Maintaining the proper pH of your soil is vital to establishing a healthy lawn. To correct an unbalanced pH level in Suffolk County, additional lime is usually needed.
Soil pH is the measure of soil acidity or alkalinity. A pH of 7 is neutral; a pH below 7 is acidic and a pH over 7 is alkaline. Most turf grasses will tolerate a pH ranging between 5.5 and 7.5. However, turf grass will perform best in the range from 6.0 to 7.0, with 6.5 being ideal.
The soil pH is dependent upon many factors, such as geography. Many eastern soils are low in pH, while soils in the western part of the country may be more alkaline.
If your pH is out of balance, there are several negative implications for turf grass:
Nutrient Availability - Essential plant nutrients such as nitrogen, phosphorus and potassium are tied up and not available to the lawn with an improper pH level. For example, Phosphorus is usually found in adequate amounts in most soils, but will not be absorbed by plants effectively if pH is too high or too low. Iron deficiencies will be found when soil pH levels are over 7.0.
Beneficial Microorganisms - Bacteria that decompose organic matter are ineffective in strongly acidic soils. Poor decomposition will lead to thatch problems. If a lawn has a thatch problem, it is often because the soil pH is too acidic. Microorganisms also take part in the responsibility of breaking down certain nitrogen sources.
Moss Problems - Moss, which is technically not a weed, is a problem in many cases caused by poor soil pH and where environmental conditions promote its growth. If your pH is less than 5, then adding lime to your soil will usually help minimize the amount of moss and in some cases even correct the moss problem. If moss cannot be corrected or controlled by adding lime, then usually that indicated that turf will not thrive in those areas because of other condition such as excess shade or moisture.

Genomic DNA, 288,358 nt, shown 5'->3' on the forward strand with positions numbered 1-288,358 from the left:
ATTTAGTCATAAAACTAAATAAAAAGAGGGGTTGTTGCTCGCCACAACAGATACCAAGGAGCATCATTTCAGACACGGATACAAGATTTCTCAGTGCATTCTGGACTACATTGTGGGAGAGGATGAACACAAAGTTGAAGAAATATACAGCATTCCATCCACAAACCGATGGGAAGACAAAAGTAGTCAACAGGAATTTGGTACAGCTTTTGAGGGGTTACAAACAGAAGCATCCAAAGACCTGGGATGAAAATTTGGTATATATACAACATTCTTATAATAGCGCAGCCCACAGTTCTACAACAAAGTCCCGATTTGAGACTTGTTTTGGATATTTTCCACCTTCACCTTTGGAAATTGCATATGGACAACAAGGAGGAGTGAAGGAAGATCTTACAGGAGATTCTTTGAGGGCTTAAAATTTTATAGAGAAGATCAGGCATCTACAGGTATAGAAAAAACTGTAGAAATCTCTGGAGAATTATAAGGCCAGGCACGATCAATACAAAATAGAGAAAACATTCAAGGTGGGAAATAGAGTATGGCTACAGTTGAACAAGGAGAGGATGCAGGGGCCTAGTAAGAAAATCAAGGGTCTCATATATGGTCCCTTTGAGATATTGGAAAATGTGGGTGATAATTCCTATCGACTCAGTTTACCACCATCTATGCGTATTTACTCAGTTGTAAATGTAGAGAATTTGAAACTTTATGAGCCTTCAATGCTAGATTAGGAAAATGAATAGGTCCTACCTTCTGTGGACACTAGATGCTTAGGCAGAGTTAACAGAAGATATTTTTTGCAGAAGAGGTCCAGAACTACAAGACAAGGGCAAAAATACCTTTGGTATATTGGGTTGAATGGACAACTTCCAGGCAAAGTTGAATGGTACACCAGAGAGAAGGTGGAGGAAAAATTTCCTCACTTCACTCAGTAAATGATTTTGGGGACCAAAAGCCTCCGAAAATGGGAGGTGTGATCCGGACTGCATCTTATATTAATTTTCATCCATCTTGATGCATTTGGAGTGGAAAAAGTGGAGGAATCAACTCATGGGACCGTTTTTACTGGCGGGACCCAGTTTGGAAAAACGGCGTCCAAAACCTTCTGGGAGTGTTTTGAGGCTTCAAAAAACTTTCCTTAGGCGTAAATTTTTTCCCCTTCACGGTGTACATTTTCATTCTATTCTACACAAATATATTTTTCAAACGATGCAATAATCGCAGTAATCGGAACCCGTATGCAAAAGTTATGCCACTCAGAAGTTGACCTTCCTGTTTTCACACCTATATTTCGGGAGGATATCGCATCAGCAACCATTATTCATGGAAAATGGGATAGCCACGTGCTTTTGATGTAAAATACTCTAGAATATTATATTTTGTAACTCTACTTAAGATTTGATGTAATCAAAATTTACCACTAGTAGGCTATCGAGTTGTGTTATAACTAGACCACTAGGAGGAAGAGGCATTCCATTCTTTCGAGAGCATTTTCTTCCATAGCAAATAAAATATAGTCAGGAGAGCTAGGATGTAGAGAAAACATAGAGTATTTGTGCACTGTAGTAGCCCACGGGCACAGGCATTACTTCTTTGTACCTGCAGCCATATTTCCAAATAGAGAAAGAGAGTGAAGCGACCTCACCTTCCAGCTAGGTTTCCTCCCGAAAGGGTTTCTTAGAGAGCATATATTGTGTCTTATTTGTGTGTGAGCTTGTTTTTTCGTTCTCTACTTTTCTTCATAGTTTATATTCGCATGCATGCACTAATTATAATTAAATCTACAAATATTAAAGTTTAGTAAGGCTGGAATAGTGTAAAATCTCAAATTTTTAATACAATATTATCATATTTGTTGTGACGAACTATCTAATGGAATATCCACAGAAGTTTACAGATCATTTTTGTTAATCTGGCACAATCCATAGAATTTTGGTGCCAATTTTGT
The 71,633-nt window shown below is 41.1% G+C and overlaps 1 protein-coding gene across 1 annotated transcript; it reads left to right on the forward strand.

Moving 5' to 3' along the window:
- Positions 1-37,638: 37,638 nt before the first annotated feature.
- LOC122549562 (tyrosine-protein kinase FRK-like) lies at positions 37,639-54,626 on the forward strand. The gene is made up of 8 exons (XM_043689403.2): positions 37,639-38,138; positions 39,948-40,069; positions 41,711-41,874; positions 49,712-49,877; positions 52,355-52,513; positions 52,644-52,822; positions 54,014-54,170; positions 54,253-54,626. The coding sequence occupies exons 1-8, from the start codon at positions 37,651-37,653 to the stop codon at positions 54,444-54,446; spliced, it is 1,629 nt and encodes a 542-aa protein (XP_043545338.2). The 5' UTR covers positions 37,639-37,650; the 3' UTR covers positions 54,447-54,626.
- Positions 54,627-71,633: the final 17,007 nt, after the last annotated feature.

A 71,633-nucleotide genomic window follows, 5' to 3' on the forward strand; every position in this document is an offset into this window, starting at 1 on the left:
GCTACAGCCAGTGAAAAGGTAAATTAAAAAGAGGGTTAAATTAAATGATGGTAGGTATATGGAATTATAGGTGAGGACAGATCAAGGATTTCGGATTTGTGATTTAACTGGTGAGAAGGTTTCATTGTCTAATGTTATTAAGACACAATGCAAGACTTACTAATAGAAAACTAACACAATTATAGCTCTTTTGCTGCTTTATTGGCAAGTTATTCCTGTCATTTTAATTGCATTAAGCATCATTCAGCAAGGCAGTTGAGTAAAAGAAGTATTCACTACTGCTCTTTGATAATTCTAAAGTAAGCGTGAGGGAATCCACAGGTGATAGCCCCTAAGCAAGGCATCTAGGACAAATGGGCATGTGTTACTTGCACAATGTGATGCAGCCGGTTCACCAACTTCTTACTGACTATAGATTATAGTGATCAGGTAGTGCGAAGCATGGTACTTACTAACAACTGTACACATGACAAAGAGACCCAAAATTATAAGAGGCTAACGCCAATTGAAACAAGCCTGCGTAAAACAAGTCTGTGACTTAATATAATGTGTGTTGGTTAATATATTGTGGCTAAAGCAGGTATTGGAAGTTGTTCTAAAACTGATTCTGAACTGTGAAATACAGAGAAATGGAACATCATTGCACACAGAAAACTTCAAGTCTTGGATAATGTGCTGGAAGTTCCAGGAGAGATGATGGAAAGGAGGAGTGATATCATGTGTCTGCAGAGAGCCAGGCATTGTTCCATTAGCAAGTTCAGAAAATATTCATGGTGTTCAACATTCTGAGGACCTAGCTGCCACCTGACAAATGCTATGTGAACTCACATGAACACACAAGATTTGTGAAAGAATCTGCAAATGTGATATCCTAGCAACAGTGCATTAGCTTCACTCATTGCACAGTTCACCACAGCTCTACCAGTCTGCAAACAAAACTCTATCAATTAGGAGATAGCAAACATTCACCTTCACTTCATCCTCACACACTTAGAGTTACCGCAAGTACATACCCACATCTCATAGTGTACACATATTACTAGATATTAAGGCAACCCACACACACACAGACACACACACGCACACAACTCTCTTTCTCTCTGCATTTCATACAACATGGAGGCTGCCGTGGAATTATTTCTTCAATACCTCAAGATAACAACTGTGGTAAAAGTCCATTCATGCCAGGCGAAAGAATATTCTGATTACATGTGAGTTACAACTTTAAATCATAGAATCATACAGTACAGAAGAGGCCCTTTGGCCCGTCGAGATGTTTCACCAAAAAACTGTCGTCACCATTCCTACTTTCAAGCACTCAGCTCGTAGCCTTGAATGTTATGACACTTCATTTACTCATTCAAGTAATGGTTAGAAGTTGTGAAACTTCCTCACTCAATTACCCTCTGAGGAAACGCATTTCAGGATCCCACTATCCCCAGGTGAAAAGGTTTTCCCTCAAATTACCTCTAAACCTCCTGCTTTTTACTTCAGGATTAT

Diseases - Certain turf diseases are more damaging in soils with poor pH.
Toxicity - Some elements may become toxic to turf grass when the soil's pH is completely out of balance.
Fertilizer waste - Many fertilizers will be wasted because they will not be as effective. In result, your turf will not be a vibrant green and may not appear as healthy.
How do i find out if i need a Lime application?
A soil test is used to determine soil pH. If it is determined that soil is too acidic (under 6.0), then granular lime applications will be needed to eventually correct that. If the soil is too alkaline (over 7.0), then granular sulfur applications will be needed in order to bring the pH within reasonable range. Both lime and sulfur applications can be done at any time of the season, but is recommended in the fall, above all other seasons. Lime applications are particularly effective when done in conjunction with core aeration. In most cases, several treatments of lime or sulfur are needed over a season or in some cases, even two season in order to bring the soil's pH into the tolerable range.